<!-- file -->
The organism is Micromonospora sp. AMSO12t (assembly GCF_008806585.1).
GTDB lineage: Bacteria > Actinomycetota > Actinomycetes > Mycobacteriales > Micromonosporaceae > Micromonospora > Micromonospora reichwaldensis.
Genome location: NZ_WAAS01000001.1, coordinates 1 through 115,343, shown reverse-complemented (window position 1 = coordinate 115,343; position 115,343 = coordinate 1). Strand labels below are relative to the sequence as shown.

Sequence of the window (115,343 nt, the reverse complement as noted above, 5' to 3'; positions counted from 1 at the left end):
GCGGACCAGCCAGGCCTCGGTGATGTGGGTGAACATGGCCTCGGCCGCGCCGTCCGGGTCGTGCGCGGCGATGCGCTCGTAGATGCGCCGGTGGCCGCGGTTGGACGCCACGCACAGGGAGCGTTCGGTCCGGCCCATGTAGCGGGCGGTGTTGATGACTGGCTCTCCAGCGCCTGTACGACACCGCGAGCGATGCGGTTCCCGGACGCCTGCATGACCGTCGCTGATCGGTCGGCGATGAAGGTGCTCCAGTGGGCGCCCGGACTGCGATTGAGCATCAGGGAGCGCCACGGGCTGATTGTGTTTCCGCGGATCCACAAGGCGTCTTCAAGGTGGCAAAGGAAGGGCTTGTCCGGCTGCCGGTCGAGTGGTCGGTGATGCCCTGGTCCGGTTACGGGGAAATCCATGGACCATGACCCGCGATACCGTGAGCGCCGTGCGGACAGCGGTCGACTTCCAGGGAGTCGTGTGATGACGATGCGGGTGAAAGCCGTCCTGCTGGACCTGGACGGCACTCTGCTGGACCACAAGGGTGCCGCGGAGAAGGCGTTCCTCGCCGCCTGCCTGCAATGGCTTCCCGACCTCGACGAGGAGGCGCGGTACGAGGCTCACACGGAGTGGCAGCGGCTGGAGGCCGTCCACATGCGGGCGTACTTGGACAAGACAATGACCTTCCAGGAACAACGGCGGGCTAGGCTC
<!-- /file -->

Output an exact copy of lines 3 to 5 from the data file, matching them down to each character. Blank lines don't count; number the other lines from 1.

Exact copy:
Genome location: NZ_WAAS01000001.1, coordinates 1 through 115,343, shown reverse-complemented (window position 1 = coordinate 115,343; position 115,343 = coordinate 1). Strand labels below are relative to the sequence as shown.

Sequence of the window (115,343 nt, the reverse complement as noted above, 5' to 3'; positions counted from 1 at the left end):
GCGGACCAGCCAGGCCTCGGTGATGTGGGTGAACATGGCCTCGGCCGCGCCGTCCGGGTCGTGCGCGGCGATGCGCTCGTAGATGCGCCGGTGGCCGCGGTTGGACGCCACGCACAGGGAGCGTTCGGTCCGGCCCATGTAGCGGGCGGTGTTGATGACTGGCTCTCCAGCGCCTGTACGACACCGCGAGCGATGCGGTTCCCGGACGCCTGCATGACCGTCGCTGATCGGTCGGCGATGAAGGTGCTCCAGTGGGCGCCCGGACTGCGATTGAGCATCAGGGAGCGCCACGGGCTGATTGTGTTTCCGCGGATCCACAAGGCGTCTTCAAGGTGGCAAAGGAAGGGCTTGTCCGGCTGCCGGTCGAGTGGTCGGTGATGCCCTGGTCCGGTTACGGGGAAATCCATGGACCATGACCCGCGATACCGTGAGCGCCGTGCGGACAGCGGTCGACTTCCAGGGAGTCGTGTGATGACGATGCGGGTGAAAGCCGTCCTGCTGGACCTGGACGGCACTCTGCTGGACCACAAGGGTGCCGCGGAGAAGGCGTTCCTCGCCGCCTGCCTGCAATGGCTTCCCGACCTCGACGAGGAGGCGCGGTACGAGGCTCACACGGAGTGGCAGCGGCTGGAGGCCGTCCACATGCGGGCGTACTTGGACAAGACAATGACCTTCCAGGAACAACGGCGGGCTAGGCTC